What kinds of adjustments are of interest in this temperature dataset?

Foremost is the seasonal adjustment. See my old post here. If we want to learn whether temperatures have risen over these decades, we can't do so without separating out the seasons.

The whole dataset can be simplified by drawing the smoothed annual average temperature grouped by season of the year, and when that is done, the trend of rising temperatures is obvious.

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The following chart by the EPA roughly implements the above:

Epa-seasonal-temperature_2022

The original can be found here. They made one adjustment which isn't the one I expected.

Note the vertical scale is titled "temperature anomaly". So, they are not plotting the actual recorded average temperatures, but the "anomalies", i.e. the difference between the recorded temperatures and some kind of "expected" temperature. This is a type of data adjustment as well. The purpose is to focus attention on the relative rather than absolute values. Think of this formula: recorded value = expected value + anomaly. The chart shows how many degrees above or below expectation, rather than how many degrees.

For a chart like this, there should be a required footnote that defines what "anomaly" is. Specifically, the reader should know about the model behind the "expectation". Typically, it's a kind of long-term average value.

For me, this adjustment is not necessary. Without the adjustment, the four panels can be combined into one panel with four lines. That's because the data nicely fit into four levels based on seasons.

The further adjustment I'd have liked to see is "smoothing". Each line above has a "smooth" trend, as well as some variability around this trend. The latter is not a big part of the story.

***

It's weird to push back on climate change advocacy by attacking data adjustments. The more productive direction, in my view, is to ask whether the observed trend is caused by human activities or part of some long-term up-and-down cycle. That is a very challenging question to answer.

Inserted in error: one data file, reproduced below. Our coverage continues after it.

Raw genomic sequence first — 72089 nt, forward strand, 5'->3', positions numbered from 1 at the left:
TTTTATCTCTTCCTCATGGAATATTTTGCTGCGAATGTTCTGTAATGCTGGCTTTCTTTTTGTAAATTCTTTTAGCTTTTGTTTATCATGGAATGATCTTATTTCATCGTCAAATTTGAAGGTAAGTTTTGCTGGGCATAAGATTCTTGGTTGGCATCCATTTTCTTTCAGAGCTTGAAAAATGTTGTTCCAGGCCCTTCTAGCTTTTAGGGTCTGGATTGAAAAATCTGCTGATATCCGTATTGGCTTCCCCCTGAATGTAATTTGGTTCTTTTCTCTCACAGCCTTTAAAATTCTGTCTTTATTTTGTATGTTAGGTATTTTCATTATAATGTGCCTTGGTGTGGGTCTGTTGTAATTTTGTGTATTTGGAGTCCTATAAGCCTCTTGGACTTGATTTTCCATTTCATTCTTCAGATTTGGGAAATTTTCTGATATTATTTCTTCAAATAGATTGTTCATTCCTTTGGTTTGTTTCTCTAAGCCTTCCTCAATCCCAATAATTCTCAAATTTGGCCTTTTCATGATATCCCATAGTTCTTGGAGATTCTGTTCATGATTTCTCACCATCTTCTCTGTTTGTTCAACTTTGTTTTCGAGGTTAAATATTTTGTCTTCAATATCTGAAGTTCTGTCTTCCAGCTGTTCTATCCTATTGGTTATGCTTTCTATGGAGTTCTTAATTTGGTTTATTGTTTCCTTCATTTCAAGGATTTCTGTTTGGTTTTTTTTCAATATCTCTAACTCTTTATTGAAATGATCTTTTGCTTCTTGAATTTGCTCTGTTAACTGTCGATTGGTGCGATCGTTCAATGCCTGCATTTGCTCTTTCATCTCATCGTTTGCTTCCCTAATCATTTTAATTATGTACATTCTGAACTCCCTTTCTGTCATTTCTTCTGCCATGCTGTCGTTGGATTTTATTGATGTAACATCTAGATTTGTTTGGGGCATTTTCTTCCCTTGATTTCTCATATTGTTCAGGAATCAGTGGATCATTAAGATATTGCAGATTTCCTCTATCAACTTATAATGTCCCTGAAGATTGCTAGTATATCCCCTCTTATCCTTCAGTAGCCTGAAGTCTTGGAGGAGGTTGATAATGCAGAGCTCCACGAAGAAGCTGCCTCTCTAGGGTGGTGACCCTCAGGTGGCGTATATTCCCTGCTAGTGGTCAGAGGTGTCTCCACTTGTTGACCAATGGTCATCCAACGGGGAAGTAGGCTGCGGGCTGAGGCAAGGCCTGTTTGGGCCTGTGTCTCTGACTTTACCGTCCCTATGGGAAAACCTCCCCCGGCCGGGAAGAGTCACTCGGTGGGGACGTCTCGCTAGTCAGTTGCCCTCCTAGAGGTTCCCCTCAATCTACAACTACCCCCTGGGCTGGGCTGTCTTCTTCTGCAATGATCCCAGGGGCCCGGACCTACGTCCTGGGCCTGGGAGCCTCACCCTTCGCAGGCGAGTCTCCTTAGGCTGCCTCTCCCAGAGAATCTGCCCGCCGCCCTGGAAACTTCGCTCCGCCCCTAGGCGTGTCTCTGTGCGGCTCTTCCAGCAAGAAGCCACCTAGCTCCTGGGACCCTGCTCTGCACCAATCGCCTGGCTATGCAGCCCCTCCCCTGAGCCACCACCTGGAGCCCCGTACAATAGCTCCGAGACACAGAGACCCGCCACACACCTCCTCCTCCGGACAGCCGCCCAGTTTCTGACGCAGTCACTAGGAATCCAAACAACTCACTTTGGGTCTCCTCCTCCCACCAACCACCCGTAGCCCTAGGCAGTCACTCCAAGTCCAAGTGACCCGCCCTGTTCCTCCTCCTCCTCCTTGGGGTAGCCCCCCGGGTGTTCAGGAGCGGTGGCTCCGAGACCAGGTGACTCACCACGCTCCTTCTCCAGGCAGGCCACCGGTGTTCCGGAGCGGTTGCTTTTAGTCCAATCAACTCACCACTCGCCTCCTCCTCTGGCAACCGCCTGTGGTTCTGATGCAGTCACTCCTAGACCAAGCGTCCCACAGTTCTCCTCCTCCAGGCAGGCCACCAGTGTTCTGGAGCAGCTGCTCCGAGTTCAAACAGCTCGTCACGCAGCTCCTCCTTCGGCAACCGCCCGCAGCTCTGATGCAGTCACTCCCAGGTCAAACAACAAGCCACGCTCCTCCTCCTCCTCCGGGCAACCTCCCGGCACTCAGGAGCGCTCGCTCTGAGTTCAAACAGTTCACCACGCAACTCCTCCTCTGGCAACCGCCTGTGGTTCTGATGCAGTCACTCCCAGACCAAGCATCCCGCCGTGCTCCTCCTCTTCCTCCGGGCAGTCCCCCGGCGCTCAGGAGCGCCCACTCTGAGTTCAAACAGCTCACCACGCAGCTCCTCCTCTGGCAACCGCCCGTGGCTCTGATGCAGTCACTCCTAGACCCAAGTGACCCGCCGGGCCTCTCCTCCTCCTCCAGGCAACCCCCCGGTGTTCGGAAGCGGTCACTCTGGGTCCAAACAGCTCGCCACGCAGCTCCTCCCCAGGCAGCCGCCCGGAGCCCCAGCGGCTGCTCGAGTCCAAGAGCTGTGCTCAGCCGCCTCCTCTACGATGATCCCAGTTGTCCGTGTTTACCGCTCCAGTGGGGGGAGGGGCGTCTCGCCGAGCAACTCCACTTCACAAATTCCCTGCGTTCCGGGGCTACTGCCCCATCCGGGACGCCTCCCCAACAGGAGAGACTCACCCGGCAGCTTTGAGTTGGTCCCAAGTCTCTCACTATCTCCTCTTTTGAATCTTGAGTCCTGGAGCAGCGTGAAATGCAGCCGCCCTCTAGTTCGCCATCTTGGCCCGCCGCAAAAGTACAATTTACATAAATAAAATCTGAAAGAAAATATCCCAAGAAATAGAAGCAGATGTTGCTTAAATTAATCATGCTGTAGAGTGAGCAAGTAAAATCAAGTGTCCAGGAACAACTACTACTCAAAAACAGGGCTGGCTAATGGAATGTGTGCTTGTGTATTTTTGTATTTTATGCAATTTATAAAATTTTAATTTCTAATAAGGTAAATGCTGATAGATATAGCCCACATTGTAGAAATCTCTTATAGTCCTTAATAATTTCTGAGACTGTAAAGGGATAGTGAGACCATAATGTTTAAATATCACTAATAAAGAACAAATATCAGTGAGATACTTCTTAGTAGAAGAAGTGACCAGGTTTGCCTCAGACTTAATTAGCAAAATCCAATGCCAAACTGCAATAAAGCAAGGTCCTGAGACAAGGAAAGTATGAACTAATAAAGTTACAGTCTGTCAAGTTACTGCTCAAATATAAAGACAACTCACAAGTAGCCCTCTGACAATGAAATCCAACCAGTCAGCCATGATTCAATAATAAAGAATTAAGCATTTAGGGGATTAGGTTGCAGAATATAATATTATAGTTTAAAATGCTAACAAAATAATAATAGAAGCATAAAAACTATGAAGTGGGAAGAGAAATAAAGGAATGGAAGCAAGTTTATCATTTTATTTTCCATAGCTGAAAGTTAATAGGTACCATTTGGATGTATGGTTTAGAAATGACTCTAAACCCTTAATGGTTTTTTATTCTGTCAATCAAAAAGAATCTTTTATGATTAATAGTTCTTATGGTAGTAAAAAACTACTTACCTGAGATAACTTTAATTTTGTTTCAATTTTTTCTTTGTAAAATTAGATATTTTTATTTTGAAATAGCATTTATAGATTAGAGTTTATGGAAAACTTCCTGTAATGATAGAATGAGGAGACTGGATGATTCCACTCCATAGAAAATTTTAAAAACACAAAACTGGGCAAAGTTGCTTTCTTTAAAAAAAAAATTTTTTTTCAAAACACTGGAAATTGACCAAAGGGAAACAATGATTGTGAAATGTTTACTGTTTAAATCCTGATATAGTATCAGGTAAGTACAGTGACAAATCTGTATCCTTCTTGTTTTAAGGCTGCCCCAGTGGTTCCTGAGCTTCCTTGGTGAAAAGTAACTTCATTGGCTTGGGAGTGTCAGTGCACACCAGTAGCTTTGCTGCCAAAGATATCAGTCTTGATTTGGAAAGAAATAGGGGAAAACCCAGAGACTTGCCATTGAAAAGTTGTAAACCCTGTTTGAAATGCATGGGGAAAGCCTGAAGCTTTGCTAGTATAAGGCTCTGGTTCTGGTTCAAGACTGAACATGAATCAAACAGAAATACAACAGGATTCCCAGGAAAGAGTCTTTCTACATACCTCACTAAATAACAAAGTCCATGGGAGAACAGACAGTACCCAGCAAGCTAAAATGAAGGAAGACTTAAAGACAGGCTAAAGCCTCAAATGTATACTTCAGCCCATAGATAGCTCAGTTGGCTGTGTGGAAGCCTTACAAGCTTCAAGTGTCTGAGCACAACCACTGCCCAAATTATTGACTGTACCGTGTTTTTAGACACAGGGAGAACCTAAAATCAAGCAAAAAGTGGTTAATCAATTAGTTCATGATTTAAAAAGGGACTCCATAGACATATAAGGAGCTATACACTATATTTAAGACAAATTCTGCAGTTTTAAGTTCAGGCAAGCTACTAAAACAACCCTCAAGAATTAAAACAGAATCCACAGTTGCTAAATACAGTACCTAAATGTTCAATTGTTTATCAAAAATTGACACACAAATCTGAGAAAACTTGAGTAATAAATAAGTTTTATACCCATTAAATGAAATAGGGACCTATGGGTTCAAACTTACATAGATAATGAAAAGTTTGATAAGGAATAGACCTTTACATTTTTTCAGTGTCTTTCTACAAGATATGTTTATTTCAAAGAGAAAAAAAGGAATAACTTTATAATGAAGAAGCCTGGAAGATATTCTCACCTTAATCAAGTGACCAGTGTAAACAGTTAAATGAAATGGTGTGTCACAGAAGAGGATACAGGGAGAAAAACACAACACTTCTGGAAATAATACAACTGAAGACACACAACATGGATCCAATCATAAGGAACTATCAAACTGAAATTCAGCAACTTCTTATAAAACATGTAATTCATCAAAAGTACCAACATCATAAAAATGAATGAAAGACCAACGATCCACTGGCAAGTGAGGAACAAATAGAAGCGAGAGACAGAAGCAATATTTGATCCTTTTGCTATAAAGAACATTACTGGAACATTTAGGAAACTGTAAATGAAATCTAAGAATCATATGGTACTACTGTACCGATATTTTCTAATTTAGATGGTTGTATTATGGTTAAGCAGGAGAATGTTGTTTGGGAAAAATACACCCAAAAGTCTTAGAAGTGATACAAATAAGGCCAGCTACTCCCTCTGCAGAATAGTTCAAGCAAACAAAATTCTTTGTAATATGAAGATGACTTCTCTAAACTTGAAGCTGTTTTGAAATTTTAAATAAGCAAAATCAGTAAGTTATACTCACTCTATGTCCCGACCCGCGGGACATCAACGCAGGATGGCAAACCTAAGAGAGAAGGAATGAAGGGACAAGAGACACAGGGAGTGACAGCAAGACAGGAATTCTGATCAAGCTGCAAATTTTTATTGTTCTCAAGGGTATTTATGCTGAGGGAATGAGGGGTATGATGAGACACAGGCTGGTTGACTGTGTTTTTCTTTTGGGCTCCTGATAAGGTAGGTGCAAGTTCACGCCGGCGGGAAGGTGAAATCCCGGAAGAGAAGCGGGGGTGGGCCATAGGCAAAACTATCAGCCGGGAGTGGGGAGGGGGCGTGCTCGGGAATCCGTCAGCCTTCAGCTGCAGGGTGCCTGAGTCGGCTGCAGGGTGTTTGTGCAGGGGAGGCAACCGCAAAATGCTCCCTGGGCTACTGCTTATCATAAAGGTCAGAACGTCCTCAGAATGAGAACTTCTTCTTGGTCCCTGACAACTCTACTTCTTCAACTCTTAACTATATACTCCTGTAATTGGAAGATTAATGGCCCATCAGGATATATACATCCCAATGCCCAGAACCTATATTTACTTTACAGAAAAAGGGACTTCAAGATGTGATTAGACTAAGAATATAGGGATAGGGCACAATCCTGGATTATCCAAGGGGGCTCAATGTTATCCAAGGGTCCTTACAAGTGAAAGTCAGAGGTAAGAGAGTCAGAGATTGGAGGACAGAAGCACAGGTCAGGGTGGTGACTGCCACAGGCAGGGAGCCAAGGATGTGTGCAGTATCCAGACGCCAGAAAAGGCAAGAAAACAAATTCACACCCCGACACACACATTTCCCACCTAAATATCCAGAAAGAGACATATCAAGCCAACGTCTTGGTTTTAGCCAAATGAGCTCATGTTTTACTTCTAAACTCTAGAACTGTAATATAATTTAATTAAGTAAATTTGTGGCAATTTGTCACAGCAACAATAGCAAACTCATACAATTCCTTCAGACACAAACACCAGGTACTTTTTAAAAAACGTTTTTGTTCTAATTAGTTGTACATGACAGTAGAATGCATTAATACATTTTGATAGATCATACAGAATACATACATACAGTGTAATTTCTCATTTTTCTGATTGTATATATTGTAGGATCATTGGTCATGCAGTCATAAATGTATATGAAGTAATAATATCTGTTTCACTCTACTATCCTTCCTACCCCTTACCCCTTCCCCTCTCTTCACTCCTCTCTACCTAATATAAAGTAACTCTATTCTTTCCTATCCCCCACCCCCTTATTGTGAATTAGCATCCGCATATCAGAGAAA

Messing with expectations

A co-worker sent me to the following map, found in Forbes:

Forbes_gastaxmap

It shows the amount of state tax surcharge per gallon of gas in the U.S. And it's got one of the most common issues found in choropleth maps - the color scheme runs opposite to reader expectations.

Typically, if we see a red-green color scale, we would expect red to represent large numbers and green, small numbers. This map reverses the typical setup: California, the state with the heftiest gas tax, is shown green.

I know, I know - if we apply the typical color scheme, California would bleed red, and it's a blue state, damn it.

The solution is to avoid the red color. Just don't use red or blue.

Junkcharts_redo_forbes_gastaxmap_green

There is no need to use two colors either.

***

A few minor fixes. Given that all dollar amounts on the map are shown to two decimal places, the legend labels should also be shown to 2 decimal places, and with dollar signs.

Forbes_gastaxmap_legend

The subtitle should read "Dollars per gallon" instead of "Cents per gallon". Alternatively, keep "Cents per gallon" but convert all data labels into cents.

Some of the states are missing data labels.

***

I recast this as a small-multiples by categorizing states into four subgroups.

Junkcharts_redo_forbes_gastaxmap_split

With this change, one can almost justify using maps because there is sort of a spatial pattern.

 

 


The choice to encode data using colors

NBC News published the following heatmap that shows inflation by product category in the last year or so:

Nbcnews_inflationtracker

The general story might be that inflation was rampant in airfare and electricity prices about a year ago but these prices have moderated recently, especially in airfare. Gas prices appear to have inflated far less than overall inflation during these months.